The number of new unemployment claims processed in South Dakota dropped by nearly 25% during the most recent reporting week, state officials reported Thursday.
The South Dakota Department of Labor and Regulation reported that it processed 696 new claims for unemployment benefits during the week ending on Dec. 19. That’s a drop from the 926 claims processed the previous week, but the economy continued to see the effects of the coronavirus pandemic, with unemployment numbers remaining higher than before the pandemic arrived in the U.S.
A total of 4,144 people in South Dakota were receiving unemployment benefits as of Dec. 12 — the highest number since October.
Gov. Kristi Noem has pointed to the state’s relatively healthy economy to defend her decision to forego orders to slow virus outbreaks.
“South Dakota experienced a truly incredible year,” Noem wrote in a message this week. “Despite the pandemic forcing businesses to adjust their practices, we’re wrapping up this year in perhaps the strongest economic position in the country.”
South Dakota’s November unemployment rate of 3.5% was the third-lowest in the country, according to the Bureau of Labor Statistics.
The Tokyo 2020 organizing committee announced here on Thursday that all 68 domestic companies have decided to extend their sponsorship deals after reaching a “basic agreement.”
The organizers said in a statement that they are proceeding with the conclusion of contracts with all sponsors based on the agreement.
Tokyo 2020 President Yoshiro Mori is thrilled with the progress and has expressed his gratitude to all the sponsors.
“In the midst of this year’s hardships, we believe that it is because of the immense and varied support from our top partners as well as our domestic partners that we have been able to face forward and continue preparations for the games.”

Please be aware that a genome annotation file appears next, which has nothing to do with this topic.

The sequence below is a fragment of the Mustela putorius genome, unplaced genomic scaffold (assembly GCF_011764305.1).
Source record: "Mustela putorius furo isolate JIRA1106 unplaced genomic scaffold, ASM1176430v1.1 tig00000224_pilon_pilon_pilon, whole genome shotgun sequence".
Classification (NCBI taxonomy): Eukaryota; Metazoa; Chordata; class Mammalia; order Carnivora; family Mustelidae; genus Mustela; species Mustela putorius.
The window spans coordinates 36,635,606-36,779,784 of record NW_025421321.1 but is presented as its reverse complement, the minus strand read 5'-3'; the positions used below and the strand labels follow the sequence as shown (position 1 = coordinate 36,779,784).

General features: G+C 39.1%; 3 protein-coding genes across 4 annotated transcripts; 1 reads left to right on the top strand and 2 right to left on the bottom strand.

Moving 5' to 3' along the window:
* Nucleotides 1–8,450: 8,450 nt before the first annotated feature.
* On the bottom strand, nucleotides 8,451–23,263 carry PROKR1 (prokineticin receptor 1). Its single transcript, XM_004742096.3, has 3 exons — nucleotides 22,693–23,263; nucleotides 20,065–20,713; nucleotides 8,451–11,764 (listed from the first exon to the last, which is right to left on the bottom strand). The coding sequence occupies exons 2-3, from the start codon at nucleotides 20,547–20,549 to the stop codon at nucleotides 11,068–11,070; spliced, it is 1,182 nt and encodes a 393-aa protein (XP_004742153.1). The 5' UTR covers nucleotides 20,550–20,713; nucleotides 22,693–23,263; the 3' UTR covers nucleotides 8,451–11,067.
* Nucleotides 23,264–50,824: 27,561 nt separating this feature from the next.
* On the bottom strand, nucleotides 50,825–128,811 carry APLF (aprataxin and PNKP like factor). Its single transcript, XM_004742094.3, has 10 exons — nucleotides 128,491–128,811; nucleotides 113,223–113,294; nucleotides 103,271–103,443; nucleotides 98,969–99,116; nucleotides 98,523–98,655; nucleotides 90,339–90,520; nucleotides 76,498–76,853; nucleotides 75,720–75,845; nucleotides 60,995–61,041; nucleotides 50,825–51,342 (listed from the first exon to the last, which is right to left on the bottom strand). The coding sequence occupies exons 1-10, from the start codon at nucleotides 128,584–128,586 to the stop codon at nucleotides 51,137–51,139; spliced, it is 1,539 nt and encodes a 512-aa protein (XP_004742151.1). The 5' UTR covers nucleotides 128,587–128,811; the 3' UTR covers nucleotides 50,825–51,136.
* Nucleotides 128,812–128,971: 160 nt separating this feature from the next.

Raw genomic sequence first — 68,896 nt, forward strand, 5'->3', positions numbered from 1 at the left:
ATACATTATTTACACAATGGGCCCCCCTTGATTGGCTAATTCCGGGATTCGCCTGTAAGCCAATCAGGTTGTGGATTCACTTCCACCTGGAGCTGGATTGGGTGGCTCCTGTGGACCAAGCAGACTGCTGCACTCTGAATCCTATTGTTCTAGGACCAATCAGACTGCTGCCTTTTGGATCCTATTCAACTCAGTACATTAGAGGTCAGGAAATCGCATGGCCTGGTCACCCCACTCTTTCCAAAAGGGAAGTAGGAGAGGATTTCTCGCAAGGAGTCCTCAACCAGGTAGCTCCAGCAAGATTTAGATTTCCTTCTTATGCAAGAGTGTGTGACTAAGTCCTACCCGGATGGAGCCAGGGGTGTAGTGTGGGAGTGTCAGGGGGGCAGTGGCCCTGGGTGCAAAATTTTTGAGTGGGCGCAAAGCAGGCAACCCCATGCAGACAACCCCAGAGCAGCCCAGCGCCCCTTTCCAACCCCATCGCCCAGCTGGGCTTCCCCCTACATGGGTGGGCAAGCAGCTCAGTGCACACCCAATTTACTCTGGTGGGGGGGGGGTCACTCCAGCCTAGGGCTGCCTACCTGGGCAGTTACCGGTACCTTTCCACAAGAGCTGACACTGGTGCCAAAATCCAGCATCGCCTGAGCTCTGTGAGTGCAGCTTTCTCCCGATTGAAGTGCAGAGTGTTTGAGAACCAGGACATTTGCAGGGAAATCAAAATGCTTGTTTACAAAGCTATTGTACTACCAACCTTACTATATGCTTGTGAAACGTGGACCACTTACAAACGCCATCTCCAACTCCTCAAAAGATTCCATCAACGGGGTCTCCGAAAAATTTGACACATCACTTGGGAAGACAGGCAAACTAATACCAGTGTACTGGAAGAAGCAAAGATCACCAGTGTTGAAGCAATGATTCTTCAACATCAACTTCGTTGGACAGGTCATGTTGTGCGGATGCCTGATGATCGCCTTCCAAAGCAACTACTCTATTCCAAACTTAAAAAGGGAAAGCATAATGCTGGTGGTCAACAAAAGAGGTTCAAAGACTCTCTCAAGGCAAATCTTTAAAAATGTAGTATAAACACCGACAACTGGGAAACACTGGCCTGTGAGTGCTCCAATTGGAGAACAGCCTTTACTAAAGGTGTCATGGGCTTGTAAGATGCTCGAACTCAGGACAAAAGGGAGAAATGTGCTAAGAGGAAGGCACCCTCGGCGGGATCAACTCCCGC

Mori, a former Japanese Prime Minister, promised that the postponed games will be held as rescheduled.
“We believe that holding the Olympic and Paralympic Games next summer will serve as proof that humankind has overcome the pandemic.
“As we move into next year, we will continue to prepare for games fit for a post-corona world with the support and encouragement of everyone involved.”
Tokyo 2020’s domestic sponsorship program has generated a record 3.3 billion US dollars in revenue, with top-tier gold partners including the likes of Canon, NEC and Asahi Breweries.
Non-profit organisation American Civil Liberties Union (ACLU) is suing the Federal Bureau of Investigation (FBI) demanding more information about its capability to gain access to information stored on personal mobile devices.
“The FBI is secretly breaking the encryption that secures our cell phones and laptops from identity thieves, hackers, and abusive governments, and it refuses to even acknowledge that it has information about these efforts — even though some details have been filed publicly in federal court,” ACLU said in a statement this week.
The non-profit said that publicly available information indicates that the Electronic Device Analysis Unit (EDAU), a team within the FBI, has acquired or is in the process of acquiring software that allows the government to unlock and decrypt information that is otherwise securely stored on cell phones.
Public court records also describe instances where the EDAU appeared capable of accessing encrypted information off a locked iPhone, it said.
The EDAU even sought to hire an electronics engineer whose major responsibilities would include “perform (ing) forensic extractions and advanced data recovery on locked and damaged devices.”
And yet, the agency refuses to even confirm or deny the existence of any records pertaining to the EDAU, the ACLU said.
“Seeking some much-needed transparency, today we asked a federal court to intervene and order the DOJ (US Department of Justice) and the FBI to turn over all responsive documents pertaining to the EDAU,” the organisation said.
“We’re demanding the government release records concerning any policies applicable to the EDAU, its technological capabilities to unlock or access electronic devices, and its requests for, purchases of, or uses of software that could enable it to bypass encryption.”